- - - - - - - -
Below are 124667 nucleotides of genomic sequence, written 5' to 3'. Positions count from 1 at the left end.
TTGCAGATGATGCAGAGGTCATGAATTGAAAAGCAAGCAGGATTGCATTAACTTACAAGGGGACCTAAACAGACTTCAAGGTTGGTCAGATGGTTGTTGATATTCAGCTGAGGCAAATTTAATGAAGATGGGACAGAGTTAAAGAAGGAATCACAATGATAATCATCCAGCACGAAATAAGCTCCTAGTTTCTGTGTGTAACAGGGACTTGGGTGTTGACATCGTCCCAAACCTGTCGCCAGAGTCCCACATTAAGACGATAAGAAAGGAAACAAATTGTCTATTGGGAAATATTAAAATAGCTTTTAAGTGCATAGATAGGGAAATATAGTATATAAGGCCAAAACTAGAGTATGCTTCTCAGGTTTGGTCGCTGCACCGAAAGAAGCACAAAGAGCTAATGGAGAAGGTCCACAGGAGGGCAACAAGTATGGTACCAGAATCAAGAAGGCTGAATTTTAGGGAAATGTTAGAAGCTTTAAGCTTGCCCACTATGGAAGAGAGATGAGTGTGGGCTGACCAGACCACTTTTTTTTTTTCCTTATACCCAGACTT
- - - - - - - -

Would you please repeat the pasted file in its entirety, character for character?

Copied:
Below are 124667 nucleotides of genomic sequence, written 5' to 3'. Positions count from 1 at the left end.
TTGCAGATGATGCAGAGGTCATGAATTGAAAAGCAAGCAGGATTGCATTAACTTACAAGGGGACCTAAACAGACTTCAAGGTTGGTCAGATGGTTGTTGATATTCAGCTGAGGCAAATTTAATGAAGATGGGACAGAGTTAAAGAAGGAATCACAATGATAATCATCCAGCACGAAATAAGCTCCTAGTTTCTGTGTGTAACAGGGACTTGGGTGTTGACATCGTCCCAAACCTGTCGCCAGAGTCCCACATTAAGACGATAAGAAAGGAAACAAATTGTCTATTGGGAAATATTAAAATAGCTTTTAAGTGCATAGATAGGGAAATATAGTATATAAGGCCAAAACTAGAGTATGCTTCTCAGGTTTGGTCGCTGCACCGAAAGAAGCACAAAGAGCTAATGGAGAAGGTCCACAGGAGGGCAACAAGTATGGTACCAGAATCAAGAAGGCTGAATTTTAGGGAAATGTTAGAAGCTTTAAGCTTGCCCACTATGGAAGAGAGATGAGTGTGGGCTGACCAGACCACTTTTTTTTTTTCCTTATACCCAGACTT